Tuesday, February 15, 2011

The tickle is in me, not the feather

Trade Winds From China concert review

I just can't miss an NNM concert. This week it was like having to see the Phillies play (I think, I don't actually follow sports) in the sense of Pierre Boulez's aleatoric concert as a game without rules -- everyone vaguely familiar with the contemporary music scene has heard of Bright Sheng, but I couldn't even remember my opinion of his work when I walked into the pre-concert lecture. I knew I was taking a gamble, but a combination of intense personal events left me with those metaphorical cotton-stuffed ears I've resented in audiences prior. Worrisome at first, it has led me to contemplate Galileo's metaphysical observation that the tickle is in us and not in the feather that draws it out of us. I didn't have my usual tickle for new music worship Sunday night, and that anomaly is as much a blessing as a curse.

My feeling of denial solidified in the very first piece, Sheng's Three Fantasies for Violin and Piano; it just wasn't in me to suspend disbelief. That said, I was able to enjoy the trees: astonishingly clean, sharp pizzicato (I thought at first violinist Hirono Oka was using the mute for a plectrum), ornaments and sudden flashes of melody shaken from long sustains, a palette of harsh, stompy clusters in the piano, a fun vocabulary of double stops. I could hear Chinese and Western European tradition pitch and maybe ornamentation throughout the three movements, but what grabbed me were Oka's body language and facial expressions: forward, stony, even stiff, but arresting in the way she shifted weight bringing feet together and apart. Pianist Susan Nowicki was in tears at the bow and neither performer returned for second bows though the audience applauded heartily for the better part of a minute.

Shih-Hui Chen spoke with appreciable energy in a muted voice at the pre-concert lecture. She shared a movement from Mei-Hua for string quartet with high school players from the Philadelphia Sinfonia under Gary White's direction, a sensitive piece marked with broken narrative. Already before the concert I was hearing as through sweet mud or underwater. This sample was easier to listen to that her featured work, Our Names for narrator, percussion, flute, clarinet, violin, cello, and piano. Context: I am attuned to words as a bird is to light. Our Names was a notated melodram, the players and narrator speaking lines from a poem lamenting the appropriation of Taiwanese names in precisely predetermined rhythm. In this hierarchy of sound interpretation it was difficult for me to hear the music, which I yearned to hear without the words. Moments that made an impression were "A flood of power" accompanied fittingly by too much energy in a flute entry and "The shadow of inferiority at the edge of society/ Has overflowed in our hearts" with layer on layer simultaneous, independent voices from all instruments.

While I complain regularly about the heartache of reviewing concerts involving performers I know personally, I had the perk of being introduced to composer Chou Wen-chung with whom I exchanged a few simple but satisfying remarks in Mandarin. Attentive and discerning at 88, Professor Chou had the air of a venerable elder when giving anecdotes in response to questions during the lecture. After the concert, he serenely challenged me to describe my response to his Ode to Eternal Pine. Context again: though he's been in America since before my parents were born, I recognized an Asian elder by softening my posture to make myself lower than he, a practice that feels even more awkward at a concert reception. It was a chamber piece interpreted from his 2008 work for traditional instruments. From spacious instrumental whispers, inexplicable explosions, a remorseful tone in a cello melody, cascading textures with sudden onset like laughter, a sinuous violin line, atonal abbreviated straying, ear-splitting piccolo and Eb clarinet screeches, and mallet/string stroke piano passages that kept Nowicki in constant, high-tension motion, all in a short, continuous five movements, I blurted some prattle about expansive openness and sounds of nature. He smiled and replied in Mandarin, "I think your hearing is accurate." I allowed myself some relief, but don't know how much he's letting on.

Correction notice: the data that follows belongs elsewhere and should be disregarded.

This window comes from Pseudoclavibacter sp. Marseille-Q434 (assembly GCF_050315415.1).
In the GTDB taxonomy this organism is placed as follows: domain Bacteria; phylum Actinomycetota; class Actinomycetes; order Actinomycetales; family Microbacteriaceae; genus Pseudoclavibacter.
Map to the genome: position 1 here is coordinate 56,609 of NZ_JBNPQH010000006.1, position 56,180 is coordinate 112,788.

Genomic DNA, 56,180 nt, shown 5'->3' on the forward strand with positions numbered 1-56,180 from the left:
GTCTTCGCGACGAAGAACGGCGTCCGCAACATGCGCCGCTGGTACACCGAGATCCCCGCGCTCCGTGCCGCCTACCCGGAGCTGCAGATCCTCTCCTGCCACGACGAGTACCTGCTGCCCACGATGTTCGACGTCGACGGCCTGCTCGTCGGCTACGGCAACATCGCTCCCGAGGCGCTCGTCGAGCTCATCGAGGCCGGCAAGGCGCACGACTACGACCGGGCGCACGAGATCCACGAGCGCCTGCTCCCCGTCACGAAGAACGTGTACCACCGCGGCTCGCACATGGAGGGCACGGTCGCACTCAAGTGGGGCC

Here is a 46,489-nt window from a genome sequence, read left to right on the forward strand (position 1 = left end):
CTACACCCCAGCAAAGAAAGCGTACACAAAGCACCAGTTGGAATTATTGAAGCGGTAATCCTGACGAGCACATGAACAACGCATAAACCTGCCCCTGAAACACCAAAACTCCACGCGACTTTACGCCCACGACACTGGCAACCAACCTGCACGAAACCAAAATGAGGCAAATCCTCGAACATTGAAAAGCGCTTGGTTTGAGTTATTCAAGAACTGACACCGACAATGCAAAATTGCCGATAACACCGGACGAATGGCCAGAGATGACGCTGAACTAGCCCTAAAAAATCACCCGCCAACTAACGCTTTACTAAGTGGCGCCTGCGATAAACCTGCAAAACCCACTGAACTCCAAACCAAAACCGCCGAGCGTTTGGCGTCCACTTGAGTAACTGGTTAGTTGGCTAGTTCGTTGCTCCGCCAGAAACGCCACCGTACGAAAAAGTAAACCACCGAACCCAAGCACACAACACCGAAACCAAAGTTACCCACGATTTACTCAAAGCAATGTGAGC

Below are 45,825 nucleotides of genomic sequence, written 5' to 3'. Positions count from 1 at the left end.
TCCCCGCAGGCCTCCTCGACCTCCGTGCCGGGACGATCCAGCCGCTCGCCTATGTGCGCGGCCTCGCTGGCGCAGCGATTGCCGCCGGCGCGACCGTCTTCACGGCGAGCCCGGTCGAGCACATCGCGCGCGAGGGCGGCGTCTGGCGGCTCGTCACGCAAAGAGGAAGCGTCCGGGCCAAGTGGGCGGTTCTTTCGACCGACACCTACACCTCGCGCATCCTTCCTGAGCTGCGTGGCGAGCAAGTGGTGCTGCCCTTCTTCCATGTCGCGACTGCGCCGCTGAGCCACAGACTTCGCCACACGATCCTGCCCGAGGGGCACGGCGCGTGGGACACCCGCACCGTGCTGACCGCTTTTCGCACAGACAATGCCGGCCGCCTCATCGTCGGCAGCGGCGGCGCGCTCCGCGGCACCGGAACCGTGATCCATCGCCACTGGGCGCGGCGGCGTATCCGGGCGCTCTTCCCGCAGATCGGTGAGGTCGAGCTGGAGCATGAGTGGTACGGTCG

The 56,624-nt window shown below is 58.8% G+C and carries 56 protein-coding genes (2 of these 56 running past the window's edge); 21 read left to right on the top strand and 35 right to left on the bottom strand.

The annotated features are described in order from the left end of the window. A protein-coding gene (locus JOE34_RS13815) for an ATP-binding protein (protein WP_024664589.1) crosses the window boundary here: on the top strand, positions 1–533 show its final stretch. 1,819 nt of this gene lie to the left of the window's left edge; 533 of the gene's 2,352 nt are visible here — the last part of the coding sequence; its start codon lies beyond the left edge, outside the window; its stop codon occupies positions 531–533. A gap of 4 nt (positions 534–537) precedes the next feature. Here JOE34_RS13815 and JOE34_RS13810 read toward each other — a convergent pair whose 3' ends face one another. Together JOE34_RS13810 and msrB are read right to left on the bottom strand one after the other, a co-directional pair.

He went on to characterize that openness as a feature of Eastern writing and narrow focus as a Western norm. Never having studied any Eastern music theory in depth, I can approximate this projection on my Western training to develop ever elemental material. The programming, indeed of the Trade Winds series, obsesses over ways composers incorporate the two practices with some semblance of balance. I heard Ode to Pines as entirely original Western contemporary music. I think it was Crumb who, when questioned about whether his work was gamelan-influenced, claimed it's all in the Western ear now.

Since Feb. 11th I've been drawn for moments into preoccupation with the possibility of a new movement for democracy in China fueled by the rapid, apparent success of demonstrators in Tunisia and Egypt, bolstered by an overcautious but supportive international show of sentiment. Throughout the lecture by composers Chen and Chou, I itched to ask them to frame their work in a political context. "Will Taiwan unite with the mainland before China transitions to democracy? What role do leading emigrants have in reforming Asian nations' images in the West? Do non-Mandarin native speakers hear your music differently? Which of your pieces would you have performed in the Koreas' DMZ? in Tiananmen Square?" I was in too much an introverted mood to pose these questions that night, but they are as much on my mind today.

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